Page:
14 February 2010

Chris Dede: How Web 2.0 Tools are Transforming Learning and Knowledge

Chris Dede recorded this in 2008

"Web 2.0 media are redefining what and how we learn. In Wikipedia, knowledge is constructed by negotiating compromises among various points of view so how do we teach students to be experts on a topic?"

He mentions Jenkins' framework for new literacies

Play – experimenting with one's surroundings in problem-solving
Performance – adopting alternative identities for improvisation and discovery
Simulation – interpreting and constructing dynamic models of real-world processes
Appropriation – the ability to meaningfully sample and remix media content
Multitasking – scanning one's environment and shifting focus to salient details
Distributed cognition – fluently using tools that expand mental capacities
Collective intelligence – pooling knowledge with others towards a common goal
Judgement – evaluating the reliability of different information sources
Transmedia navigation – the ability to follow the flow of stories and information across multiple modalities
Networking – the ability to search for, synthesize, and disseminate information
Negotiation – the ability to travel across diverse communities, discerning and respecting multiple perspectives, and grasping and following alternative norms

Are these the graduate capabilities of the future?

Philosophy for children in NZ

Matthew Lipman's Community of Inquiry approach is being used in NZ schools

"Philosophy for Children is often described as a thinking skills programme or a course in critical and creative thinking. While it is true that philosophy for children does improve students? critical and creative thinking skills, calling it a ?thinking skills? programme does not do it justice. It does much more as well.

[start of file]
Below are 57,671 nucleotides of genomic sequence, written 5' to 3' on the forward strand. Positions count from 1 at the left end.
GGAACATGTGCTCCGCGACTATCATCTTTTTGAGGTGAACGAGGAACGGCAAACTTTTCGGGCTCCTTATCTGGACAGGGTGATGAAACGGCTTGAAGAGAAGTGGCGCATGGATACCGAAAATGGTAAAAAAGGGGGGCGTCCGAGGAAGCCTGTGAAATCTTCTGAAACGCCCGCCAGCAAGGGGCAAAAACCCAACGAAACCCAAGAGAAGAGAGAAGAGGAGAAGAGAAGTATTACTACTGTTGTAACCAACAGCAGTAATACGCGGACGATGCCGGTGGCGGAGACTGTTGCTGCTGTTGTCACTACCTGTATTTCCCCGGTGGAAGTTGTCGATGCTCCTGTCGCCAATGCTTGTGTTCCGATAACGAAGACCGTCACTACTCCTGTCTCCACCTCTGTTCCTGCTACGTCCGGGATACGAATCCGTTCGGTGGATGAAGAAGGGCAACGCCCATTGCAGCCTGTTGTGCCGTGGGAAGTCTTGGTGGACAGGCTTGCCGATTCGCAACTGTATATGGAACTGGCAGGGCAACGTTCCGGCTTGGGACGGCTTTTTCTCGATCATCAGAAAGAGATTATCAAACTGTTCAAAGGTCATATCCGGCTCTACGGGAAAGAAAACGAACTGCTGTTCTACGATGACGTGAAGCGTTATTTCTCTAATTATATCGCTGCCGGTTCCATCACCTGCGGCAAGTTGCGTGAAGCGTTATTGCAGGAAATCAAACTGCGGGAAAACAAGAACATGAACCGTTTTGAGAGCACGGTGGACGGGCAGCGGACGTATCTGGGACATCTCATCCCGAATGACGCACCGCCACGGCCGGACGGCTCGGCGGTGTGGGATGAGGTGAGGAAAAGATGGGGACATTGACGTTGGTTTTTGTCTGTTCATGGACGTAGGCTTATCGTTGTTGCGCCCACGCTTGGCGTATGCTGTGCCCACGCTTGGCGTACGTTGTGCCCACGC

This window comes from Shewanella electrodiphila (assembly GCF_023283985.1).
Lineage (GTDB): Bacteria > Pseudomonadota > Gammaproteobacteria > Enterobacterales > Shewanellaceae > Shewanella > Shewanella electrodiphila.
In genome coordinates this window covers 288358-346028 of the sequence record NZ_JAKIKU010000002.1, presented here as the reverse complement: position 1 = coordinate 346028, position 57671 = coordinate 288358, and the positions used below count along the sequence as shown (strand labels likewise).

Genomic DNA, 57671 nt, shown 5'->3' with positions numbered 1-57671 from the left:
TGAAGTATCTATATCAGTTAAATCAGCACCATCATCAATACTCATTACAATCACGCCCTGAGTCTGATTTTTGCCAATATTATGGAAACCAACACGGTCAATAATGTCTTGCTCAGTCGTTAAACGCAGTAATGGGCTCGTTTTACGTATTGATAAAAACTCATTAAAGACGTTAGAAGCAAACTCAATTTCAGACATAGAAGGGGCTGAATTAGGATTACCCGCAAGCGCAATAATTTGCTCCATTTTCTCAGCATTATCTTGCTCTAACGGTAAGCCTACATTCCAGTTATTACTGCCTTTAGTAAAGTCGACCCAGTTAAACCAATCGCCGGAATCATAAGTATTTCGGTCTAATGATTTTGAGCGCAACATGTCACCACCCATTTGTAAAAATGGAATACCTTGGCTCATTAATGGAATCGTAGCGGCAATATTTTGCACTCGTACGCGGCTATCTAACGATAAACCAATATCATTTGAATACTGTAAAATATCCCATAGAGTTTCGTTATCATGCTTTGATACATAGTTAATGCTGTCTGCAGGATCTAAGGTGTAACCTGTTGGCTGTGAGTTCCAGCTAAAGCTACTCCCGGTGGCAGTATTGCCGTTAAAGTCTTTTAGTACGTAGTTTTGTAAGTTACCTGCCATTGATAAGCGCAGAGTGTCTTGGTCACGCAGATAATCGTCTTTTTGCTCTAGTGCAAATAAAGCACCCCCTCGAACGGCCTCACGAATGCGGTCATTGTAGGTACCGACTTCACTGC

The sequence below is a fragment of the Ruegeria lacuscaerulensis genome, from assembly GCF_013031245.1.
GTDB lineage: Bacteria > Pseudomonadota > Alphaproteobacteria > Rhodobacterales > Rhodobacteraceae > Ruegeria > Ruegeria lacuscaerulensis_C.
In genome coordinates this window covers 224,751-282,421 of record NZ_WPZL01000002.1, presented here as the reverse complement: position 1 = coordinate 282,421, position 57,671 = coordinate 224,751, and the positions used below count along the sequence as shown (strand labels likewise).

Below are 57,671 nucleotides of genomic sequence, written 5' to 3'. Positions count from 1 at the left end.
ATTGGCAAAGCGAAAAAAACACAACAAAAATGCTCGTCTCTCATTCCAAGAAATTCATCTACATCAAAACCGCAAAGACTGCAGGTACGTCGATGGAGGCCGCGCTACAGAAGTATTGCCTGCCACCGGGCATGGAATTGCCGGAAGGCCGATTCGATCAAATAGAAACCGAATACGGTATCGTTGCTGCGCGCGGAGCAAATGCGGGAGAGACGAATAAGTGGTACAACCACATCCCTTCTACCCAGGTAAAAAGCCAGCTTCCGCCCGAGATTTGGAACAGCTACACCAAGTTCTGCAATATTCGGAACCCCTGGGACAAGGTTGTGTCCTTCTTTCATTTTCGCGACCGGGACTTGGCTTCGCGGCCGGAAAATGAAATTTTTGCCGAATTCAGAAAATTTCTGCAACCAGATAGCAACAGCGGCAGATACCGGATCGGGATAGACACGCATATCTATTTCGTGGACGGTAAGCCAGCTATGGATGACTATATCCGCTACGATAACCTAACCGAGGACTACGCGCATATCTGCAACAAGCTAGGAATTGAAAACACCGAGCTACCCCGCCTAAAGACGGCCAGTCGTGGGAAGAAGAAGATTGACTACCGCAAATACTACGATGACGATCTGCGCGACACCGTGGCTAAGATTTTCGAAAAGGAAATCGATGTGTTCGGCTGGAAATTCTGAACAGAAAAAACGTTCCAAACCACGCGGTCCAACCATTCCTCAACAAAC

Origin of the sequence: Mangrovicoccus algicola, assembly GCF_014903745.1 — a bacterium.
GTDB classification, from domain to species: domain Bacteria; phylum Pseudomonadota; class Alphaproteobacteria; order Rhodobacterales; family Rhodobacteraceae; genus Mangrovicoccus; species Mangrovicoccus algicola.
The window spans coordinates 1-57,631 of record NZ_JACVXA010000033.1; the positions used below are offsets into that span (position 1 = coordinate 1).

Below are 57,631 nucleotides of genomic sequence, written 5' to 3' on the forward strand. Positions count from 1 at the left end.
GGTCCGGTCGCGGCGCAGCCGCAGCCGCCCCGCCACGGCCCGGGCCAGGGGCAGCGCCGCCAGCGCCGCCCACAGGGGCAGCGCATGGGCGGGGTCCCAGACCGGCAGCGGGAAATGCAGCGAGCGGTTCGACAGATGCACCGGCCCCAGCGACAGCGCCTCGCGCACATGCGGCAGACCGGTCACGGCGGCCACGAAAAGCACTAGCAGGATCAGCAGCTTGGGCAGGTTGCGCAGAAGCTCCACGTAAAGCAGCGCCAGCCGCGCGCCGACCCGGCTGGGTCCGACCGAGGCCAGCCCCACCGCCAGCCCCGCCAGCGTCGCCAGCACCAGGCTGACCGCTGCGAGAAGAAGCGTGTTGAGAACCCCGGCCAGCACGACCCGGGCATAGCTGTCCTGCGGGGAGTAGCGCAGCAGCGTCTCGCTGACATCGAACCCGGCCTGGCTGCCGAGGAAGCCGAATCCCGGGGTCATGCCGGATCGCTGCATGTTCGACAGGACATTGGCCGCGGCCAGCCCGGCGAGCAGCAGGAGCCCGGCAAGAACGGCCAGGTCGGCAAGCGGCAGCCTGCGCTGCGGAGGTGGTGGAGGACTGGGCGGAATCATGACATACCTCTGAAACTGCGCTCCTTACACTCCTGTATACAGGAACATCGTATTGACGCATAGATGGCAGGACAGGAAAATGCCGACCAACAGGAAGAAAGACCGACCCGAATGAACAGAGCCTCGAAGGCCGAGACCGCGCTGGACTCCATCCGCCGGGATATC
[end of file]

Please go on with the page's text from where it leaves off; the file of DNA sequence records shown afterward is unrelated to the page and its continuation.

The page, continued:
Philosophy for children builds on the students? own wonder and curiosity about ideas that are vitally important to them. The subject matter of Philosophy for Children is those common, central and contestable concepts that underpin both our experience of human life and all academic disciplines. Examples of such concepts are:

Truth, reality, knowledge, evidence, freedom, justice, goodness, rights, mind, identity, love, friendship, rules, responsibility, action, logic, language, fairness, reason, existence, possibility, beauty, meaning, self, time, God, infinity, human nature, thought.

The central pedagogical tool and guiding ideal of Philosophy for Children is the community of inquiry. In the community of inquiry, students work together to generate and then answer their own questions about the philosophical issues contained in purpose written materials or a wide range of other resources. Thinking in the community of inquiry is critical, creative, collaborative and caring. "

Philippa Levy@AUT

Student inquiry and research in the ecology of the 21st century university

This is a recording of HERDSA Visiting Fellow Dr Philippa Levy's lecture at Auckland University of Technology on 11/12/2009

CILASS: Centre for Inquiry-based Learning in the Arts and Social Sciences

Inquiry-based learning at Sheffield University, UK

"IBL reflects a strongly student-centred conception of learning. Research has demonstrated that active learning approaches such as IBL are particularly powerful educationally, improving the experience of discipline-based learning (Prosser and Trigwell, 1999). Further benefits for students include the development of a wide range of transferable capabilities in crucial areas such as autonomous learning, critical thinking, team-work and information literacy. Capabilities that are developed through inquiry-based activity are essential not only for students´ academic work, but also for their employability and lifelong learning. At the same time, IBL can greatly enhance students´ enthusiasm and motivation for learning (Brew, 2006)."